Legislative Assembly for the ACT: 2021 Week 08 Hansard (Wednesday, 4 August 2021) . . Page.. 2266 ..
music venue, such as a student bar in the CIT, as an employment opportunity for hospitality students, a performance space for local artists and to increase activity and boost the night-time economy in Woden.
Question resolved in the affirmative.
MS CHEYNE (Ginninderra—Assistant Minister for Economic Development, Minister for the Arts, Minister for Business and Better Regulation, Minister for Human Rights and Minister for Multicultural Affairs) (11.04): I would like to take the opportunity this morning to recognise Mandy Martin—a highly regarded artist, a generous teacher and a passionate environmentalist.
Mandy Martin was born in 1952 in South Australia—her mother an accomplished water colourist and her father a professor of botany. Mandy’s work boldly and cleverly engaged with social and political commentary from the outset. In 1975, the same year that she graduated from the South Australian School of Art, she created feminist anti-Vietnam War posters. Some of these posters were then acquired for the Australian War Memorial collection, launching her art career in spectacular fashion. Since becoming a member of the progressive art movement in South Australia in the mid-1970s, social justice and the environment informed her practice for her entire career.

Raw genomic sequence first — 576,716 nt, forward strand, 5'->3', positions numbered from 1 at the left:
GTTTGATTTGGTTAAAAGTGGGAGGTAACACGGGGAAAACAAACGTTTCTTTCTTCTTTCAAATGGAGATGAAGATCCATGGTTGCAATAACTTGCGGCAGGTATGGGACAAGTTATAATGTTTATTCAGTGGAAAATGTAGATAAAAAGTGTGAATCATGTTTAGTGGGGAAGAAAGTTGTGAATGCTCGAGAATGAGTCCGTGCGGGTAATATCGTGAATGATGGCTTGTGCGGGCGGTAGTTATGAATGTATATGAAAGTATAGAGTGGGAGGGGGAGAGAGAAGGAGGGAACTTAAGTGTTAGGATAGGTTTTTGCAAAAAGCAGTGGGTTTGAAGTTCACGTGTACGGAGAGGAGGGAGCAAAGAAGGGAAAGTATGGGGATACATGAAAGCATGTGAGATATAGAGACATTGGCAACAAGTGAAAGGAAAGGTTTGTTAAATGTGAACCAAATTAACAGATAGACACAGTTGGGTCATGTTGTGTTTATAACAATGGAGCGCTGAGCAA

Sadly, on Saturday 10 July, after a long battle with cancer, Mandy passed away. Mandy’s early works were primarily on paper, including screen-printed posters. This choice of medium was key to the works being mass produced and thereby having more power to promote change. Her early posters critiqued US imperialism, corruption in big business and the subsequent exploitation of workers. Her work also advocated for women’s fight for equality.
Mandy moved to Canberra in 1978, where she married Robert Boynes, also an artist. Together they had two children, Laura and Alexander, who are both accomplished artists in their own right. Her first of over 100 solo exhibitions was at the Solander Gallery in Canberra in 1980. By this time, Mandy had begun making thick impasto brushwork paintings about the impact that humans have on regional, remote and industrial landscapes—both positive and negative. Remarkably, the expert way in which she conveyed her message in her work never overwhelmed its aesthetic value.
A work Mandy is particularly well known for, and which is familiar to many of us, is the monumental triptych painting Red Ochre Cove, commissioned in 1987 for Australian Parliament House, which hangs in the main committee room of the Senate. This 12 metre by three metre major work was made in response to Tom Roberts’ painting of the opening of federal parliament in Melbourne in 1901, which was then hung in the High Court. Red Ochre Cove had an influential effect on Mandy’s career, and continues to impact and influence people who have experienced its beauty and power. I have personally spent a considerable amount of time in the main committee